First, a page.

The crowd at Lola’s Trailer Park was mesmerized by Royal Sons. Photo by Vishal Malhotra.

There I was onstage at Lola’s Saloon giving the Me-Thinks’ crowd a lecture on why they should have been drinking Bud Light that evening when a thick, choking cloud of fog completely engulfed me. Guitarist Sir Marlin Von Bungy (a.k.a. Chris Lundy) had cranked up the band’s signature fog machine to its “Stephen King” setting, and no one onstage could see anything but plumes of white smoke for a few seconds. 

I needed that moment of levity. Like all others before it, the production of the 16th iteration of the Fort Worth Weekly Music Awards Festival takes a Herculean effort from our mighty albeit tiny staff. Before that point on Saturday night (the festival’s opening day), I’d been running back and forth between The Grotto and the two Lola’s venues like a neurotic mother hen, obsessing over little details that were already out of my control. Organizing 41 bands at eight venues spread out over two days involves a ton of planning, horse-trading, meetings, phone calls, emails, texts, office memos, meetings, meetings, a shit-load of luck, and another three meetings. 

It took a prank by one of my favorite bands in town (any town) to snap my head back to where it needed to be: the music, the dranks, and, most importantly, the people. Excuse the back patting, but the folks involved in this city’s music scene – its musicians, fans, promoters, and venue staffers – are some of the best humans I’ve ever met. Back when I was in a string of terrible bands in the ’90s and early aughts, too many of the booking agents, soundmen, and dudes in bands were jerks. That’s never the case these days in the 817. Playing live music in Fort Worth is something akin to living out a Lionel Richie party anthem. 

Southside Cellar (300 x 250 px) (2)

Every year, the festival reminds me about so many of the amazing acts that people like me – the ones who live, eat, and breathe local music – take for granted. The aforementioned Me-Thinks filled Lola’s with thunderous riffage and anthemic choruses. I hadn’t seen the Haltom City four-piece in a while, and they’re still one of the most entertaining, captivating, badass bands this side of Hurst. 

Speaking of remembering, the early-hours scene at The Grotto was, as the kids say, lit. Rapper Big Cliff Watkins opened the show with his full band, and Wrex followed. Both MCs were downright hypnotic in their mastery of the crowd. When they yelled, “Put your hands in the air,” it was like a puppet master pulling strings. For me, one of the most enduring moments of the whole festival will be when Cliff, Dru B Shinin’, and the other members of the defunct rap army Mount Olympus joined Wrex onstage for a blistering, high-energy demonstration of skill. And, for the record, hip-hop in Fort Worth brought out a ton of people.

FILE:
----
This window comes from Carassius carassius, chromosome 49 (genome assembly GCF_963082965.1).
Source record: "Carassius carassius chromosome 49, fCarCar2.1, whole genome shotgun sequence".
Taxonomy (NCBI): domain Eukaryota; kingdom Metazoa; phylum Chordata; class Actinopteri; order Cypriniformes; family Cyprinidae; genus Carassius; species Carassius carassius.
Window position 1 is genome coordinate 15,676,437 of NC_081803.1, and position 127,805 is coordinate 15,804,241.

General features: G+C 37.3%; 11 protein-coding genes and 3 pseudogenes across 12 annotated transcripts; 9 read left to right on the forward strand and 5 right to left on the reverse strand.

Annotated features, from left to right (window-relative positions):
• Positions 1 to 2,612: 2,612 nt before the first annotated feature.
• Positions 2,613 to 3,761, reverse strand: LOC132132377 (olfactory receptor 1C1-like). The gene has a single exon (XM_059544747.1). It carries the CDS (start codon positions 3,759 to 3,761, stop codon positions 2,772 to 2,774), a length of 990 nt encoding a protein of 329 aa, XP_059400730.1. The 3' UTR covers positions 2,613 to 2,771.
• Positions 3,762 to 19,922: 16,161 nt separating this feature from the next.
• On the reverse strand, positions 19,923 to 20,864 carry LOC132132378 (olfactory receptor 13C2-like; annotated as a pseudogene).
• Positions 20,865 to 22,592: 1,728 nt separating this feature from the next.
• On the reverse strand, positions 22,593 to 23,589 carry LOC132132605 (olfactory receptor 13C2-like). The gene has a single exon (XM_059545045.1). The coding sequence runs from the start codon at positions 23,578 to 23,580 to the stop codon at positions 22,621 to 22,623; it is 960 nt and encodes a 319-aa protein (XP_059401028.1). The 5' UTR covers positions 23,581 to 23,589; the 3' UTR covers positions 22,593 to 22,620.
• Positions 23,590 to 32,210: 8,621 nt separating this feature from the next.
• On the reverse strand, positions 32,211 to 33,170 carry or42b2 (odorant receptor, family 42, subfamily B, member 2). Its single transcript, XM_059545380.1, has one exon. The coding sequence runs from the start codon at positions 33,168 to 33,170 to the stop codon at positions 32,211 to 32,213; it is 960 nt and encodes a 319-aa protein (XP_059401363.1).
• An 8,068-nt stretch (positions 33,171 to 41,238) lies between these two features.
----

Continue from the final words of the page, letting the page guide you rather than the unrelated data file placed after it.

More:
The rest of my memories are like distorted fragments of a dream. I recall that during Kevin Aldridge & The Appraisers’ set at the Chat Room on Sunday, a few of the other guitarists in the room were both spellbound and humbled watching Steffin Ratliff’s precision and creative leads. Later that evening, the guys from Bulls and Tame … Tame and Quiet detonated the Boiled Owl Tavern with post-punk brilliance. Before they started, Andy Pickett warmed up the packed house with his engaging piano balladry. 

Some of the crowds were just as inspiring as the bands. War Party’s Chat Room throng drew me in to such a degree that I spent the final few tunes of the band’s set near the front row hopping along with kids 20 years my younger. People spilled onto the sidewalk to see Ginny Mac at Shaw’s Patio Bar & Grill. The audience for both the Royal Sons and Jetta in the Ghost Tree at Lola’s Trailer Park were hanging on every note like they were going to be tested over the material. You can always tell when someone is hearing Reagan James’ voice for the first time. As soon as the chanteuse opened her mouth to sing at Lola’s Trailer Park, I scanned the audience for dropped jaws and incredulous whispers. “Yes,” I wanted to tell them, “that sultry voice came out of that teenager.” 

It wasn’t all a nostalgia tour for me. I was introduced to the dark, soulful bombast of Dead Vinyl at Lola’s Trailer Park, the silky smooth Brandon Marcel at Shipping & Receiving, and FOGG’s psyched-out waves of crunchy riffs at Lola’s Saloon. 

The weather was near perfect, and every venue I saw was well attended. The shuttles provided by Valet of Fort Worth (sponsored by the Chat Room Pub) made easy work of getting around the spread-out Near Southside venues. Equally helpful was the Topo Chico reps handing out delicious water at every club. 

Like always, there are too many people to thank. But I’d be remiss if I didn’t point out that staffers of the Weekly give up a weekend of their lives every year to volunteer for this thing. And did I mention the meetings? We couldn’t do it without you. Eagle Audio Recording outdid itself with the production of our annual compilation, Frequencies Vol. 8. And, of course, thanks to the United Way of Tarrant County and Topo Chico for sponsoring, and Bud Light *looks around a fog machine* for being a local music stalwart. 

I’m not sure how to thank the 41 bands that donated their time and talent to pull off the MAF17. Just know that whatever a music scene is, you’re the ones that make it special. Let’s do it again next year, OK?